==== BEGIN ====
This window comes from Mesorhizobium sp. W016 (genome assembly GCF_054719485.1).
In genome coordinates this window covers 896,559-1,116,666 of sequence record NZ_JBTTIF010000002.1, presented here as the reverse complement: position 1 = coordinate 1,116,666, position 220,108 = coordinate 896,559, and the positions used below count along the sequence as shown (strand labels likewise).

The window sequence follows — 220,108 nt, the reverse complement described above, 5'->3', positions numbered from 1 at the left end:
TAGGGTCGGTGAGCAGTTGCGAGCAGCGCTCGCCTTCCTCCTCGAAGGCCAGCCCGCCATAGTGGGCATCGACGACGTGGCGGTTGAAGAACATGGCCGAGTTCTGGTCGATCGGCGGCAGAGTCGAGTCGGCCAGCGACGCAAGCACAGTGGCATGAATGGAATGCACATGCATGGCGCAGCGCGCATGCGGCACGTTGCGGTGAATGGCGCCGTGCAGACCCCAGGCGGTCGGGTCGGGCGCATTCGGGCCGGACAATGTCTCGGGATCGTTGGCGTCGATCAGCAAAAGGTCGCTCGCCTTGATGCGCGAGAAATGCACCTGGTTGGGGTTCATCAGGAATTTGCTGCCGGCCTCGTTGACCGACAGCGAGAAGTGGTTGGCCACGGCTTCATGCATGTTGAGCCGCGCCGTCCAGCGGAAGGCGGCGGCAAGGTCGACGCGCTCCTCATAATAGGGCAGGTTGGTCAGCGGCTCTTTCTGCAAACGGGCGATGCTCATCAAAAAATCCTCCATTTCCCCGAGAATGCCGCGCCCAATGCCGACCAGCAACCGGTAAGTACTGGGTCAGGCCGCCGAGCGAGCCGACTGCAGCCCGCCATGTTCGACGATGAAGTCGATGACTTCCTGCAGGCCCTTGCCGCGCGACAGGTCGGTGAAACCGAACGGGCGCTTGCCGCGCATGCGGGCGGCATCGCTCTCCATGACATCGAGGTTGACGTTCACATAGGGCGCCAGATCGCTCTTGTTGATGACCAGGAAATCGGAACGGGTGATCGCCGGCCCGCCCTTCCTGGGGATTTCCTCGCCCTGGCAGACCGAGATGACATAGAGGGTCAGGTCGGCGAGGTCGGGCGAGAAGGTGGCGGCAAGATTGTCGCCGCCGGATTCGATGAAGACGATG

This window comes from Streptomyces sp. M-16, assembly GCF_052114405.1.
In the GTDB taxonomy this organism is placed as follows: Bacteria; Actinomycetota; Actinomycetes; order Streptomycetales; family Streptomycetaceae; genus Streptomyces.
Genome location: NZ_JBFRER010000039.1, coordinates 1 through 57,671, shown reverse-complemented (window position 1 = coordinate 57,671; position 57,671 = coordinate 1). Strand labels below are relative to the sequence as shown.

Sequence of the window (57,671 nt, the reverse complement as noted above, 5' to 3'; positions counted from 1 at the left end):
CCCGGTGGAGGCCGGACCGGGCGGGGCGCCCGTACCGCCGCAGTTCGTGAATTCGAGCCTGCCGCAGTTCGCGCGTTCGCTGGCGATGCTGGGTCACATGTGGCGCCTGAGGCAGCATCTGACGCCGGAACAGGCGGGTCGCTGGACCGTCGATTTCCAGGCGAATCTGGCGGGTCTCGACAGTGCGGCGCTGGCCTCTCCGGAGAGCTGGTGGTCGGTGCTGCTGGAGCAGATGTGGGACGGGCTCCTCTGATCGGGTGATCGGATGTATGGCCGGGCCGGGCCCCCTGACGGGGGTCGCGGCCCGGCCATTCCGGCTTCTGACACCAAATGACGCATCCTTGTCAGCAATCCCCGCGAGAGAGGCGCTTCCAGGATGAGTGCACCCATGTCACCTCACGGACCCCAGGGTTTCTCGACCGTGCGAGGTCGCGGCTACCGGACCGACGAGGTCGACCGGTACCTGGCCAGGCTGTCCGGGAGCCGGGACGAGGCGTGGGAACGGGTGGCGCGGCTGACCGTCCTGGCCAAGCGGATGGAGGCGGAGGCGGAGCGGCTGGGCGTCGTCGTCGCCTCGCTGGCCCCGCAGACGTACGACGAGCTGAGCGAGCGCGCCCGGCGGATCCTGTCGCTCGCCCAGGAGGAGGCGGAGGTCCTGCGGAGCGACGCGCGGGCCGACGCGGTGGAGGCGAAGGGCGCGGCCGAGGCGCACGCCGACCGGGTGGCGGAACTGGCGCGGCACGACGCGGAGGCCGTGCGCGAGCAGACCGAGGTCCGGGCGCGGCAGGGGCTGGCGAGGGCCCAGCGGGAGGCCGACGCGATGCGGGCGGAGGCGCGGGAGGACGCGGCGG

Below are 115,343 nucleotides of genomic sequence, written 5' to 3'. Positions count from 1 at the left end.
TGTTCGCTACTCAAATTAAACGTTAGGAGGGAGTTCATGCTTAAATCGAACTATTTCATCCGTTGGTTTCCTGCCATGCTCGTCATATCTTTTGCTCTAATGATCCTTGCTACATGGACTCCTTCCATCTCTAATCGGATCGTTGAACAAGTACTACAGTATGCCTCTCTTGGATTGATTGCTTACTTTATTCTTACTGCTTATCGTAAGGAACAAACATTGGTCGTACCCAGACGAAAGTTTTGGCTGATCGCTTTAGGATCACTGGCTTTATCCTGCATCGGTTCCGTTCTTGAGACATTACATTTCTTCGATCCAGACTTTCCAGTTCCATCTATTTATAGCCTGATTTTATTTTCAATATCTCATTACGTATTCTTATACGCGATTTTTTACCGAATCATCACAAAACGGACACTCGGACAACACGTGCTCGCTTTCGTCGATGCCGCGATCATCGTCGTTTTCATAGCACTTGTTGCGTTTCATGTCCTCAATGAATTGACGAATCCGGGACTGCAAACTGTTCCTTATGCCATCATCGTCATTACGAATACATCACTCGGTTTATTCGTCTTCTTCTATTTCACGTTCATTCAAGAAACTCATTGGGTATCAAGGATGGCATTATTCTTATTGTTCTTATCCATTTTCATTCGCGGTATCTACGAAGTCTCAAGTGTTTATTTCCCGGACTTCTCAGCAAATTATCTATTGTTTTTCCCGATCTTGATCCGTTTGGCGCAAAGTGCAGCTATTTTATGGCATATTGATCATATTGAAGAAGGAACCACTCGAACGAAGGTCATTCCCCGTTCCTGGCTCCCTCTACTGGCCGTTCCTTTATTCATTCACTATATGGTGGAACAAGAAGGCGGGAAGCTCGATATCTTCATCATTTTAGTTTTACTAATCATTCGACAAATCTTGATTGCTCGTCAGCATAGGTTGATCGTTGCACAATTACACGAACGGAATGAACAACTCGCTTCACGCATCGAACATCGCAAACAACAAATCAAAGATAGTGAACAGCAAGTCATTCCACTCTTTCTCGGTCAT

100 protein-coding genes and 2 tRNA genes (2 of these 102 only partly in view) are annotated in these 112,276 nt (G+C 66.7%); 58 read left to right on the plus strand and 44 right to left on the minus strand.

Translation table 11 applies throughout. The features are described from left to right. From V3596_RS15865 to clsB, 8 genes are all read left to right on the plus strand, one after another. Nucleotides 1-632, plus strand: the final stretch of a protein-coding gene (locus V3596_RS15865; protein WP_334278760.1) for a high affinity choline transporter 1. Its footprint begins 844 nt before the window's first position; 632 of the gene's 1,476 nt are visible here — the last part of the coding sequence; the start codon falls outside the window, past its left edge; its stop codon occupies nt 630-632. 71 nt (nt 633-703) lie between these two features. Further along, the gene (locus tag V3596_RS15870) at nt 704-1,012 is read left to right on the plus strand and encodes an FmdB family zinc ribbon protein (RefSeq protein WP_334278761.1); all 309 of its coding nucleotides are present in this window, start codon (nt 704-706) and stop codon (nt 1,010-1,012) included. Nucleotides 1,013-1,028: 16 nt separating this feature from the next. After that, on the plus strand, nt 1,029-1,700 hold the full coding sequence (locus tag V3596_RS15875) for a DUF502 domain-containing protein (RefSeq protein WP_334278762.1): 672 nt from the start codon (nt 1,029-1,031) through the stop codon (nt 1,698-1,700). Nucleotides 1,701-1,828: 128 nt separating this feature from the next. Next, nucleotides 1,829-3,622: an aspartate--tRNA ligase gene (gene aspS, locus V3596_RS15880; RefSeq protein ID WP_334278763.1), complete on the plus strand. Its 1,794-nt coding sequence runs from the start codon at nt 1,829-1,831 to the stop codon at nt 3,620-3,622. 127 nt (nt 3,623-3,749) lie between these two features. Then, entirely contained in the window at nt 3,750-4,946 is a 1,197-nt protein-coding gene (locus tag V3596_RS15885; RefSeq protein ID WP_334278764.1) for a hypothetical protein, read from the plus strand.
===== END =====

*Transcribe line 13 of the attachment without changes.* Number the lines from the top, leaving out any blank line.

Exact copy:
Translation table 11 applies throughout. The features are described from left to right. From V3596_RS15865 to clsB, 8 genes are all read left to right on the plus strand, one after another. Nucleotides 1-632, plus strand: the final stretch of a protein-coding gene (locus V3596_RS15865; protein WP_334278760.1) for a high affinity choline transporter 1. Its footprint begins 844 nt before the window's first position; 632 of the gene's 1,476 nt are visible here — the last part of the coding sequence; the start codon falls outside the window, past its left edge; its stop codon occupies nt 630-632. 71 nt (nt 633-703) lie between these two features. Further along, the gene (locus tag V3596_RS15870) at nt 704-1,012 is read left to right on the plus strand and encodes an FmdB family zinc ribbon protein (RefSeq protein WP_334278761.1); all 309 of its coding nucleotides are present in this window, start codon (nt 704-706) and stop codon (nt 1,010-1,012) included. Nucleotides 1,013-1,028: 16 nt separating this feature from the next. After that, on the plus strand, nt 1,029-1,700 hold the full coding sequence (locus tag V3596_RS15875) for a DUF502 domain-containing protein (RefSeq protein WP_334278762.1): 672 nt from the start codon (nt 1,029-1,031) through the stop codon (nt 1,698-1,700). Nucleotides 1,701-1,828: 128 nt separating this feature from the next. Next, nucleotides 1,829-3,622: an aspartate--tRNA ligase gene (gene aspS, locus V3596_RS15880; RefSeq protein ID WP_334278763.1), complete on the plus strand. Its 1,794-nt coding sequence runs from the start codon at nt 1,829-1,831 to the stop codon at nt 3,620-3,622. 127 nt (nt 3,623-3,749) lie between these two features. Then, entirely contained in the window at nt 3,750-4,946 is a 1,197-nt protein-coding gene (locus tag V3596_RS15885; RefSeq protein ID WP_334278764.1) for a hypothetical protein, read from the plus strand.